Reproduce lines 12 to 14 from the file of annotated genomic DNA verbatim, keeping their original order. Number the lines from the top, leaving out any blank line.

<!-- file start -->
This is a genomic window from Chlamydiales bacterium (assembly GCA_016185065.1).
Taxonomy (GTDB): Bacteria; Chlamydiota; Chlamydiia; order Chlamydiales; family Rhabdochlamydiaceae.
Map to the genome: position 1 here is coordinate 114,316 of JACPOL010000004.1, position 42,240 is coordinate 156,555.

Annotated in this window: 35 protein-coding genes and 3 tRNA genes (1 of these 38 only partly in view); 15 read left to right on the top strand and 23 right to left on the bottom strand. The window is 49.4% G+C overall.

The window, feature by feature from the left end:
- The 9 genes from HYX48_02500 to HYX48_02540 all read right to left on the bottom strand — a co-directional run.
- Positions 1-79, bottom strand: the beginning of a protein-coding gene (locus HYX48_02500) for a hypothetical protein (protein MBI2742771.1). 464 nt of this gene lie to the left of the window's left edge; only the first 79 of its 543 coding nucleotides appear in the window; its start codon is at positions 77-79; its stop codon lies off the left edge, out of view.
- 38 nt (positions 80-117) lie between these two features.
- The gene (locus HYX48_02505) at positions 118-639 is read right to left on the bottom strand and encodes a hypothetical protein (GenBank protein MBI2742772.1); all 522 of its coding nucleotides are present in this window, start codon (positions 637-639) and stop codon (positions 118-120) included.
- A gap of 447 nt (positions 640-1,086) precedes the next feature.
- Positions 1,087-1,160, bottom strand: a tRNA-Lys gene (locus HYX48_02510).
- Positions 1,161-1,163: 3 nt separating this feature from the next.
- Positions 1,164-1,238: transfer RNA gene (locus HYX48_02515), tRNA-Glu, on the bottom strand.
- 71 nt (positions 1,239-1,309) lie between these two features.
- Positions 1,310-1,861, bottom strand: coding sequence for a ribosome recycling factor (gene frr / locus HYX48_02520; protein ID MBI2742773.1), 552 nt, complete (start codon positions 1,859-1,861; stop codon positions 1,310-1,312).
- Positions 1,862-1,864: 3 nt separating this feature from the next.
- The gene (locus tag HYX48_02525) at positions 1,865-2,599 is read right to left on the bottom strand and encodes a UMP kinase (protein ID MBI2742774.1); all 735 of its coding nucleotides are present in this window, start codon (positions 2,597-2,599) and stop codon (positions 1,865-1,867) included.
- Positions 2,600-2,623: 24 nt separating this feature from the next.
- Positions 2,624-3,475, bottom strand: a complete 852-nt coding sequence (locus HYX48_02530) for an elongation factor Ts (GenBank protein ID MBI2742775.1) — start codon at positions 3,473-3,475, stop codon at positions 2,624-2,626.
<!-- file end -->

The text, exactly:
- Positions 1,161-1,163: 3 nt separating this feature from the next.
- Positions 1,164-1,238: transfer RNA gene (locus HYX48_02515), tRNA-Glu, on the bottom strand.
- 71 nt (positions 1,239-1,309) lie between these two features.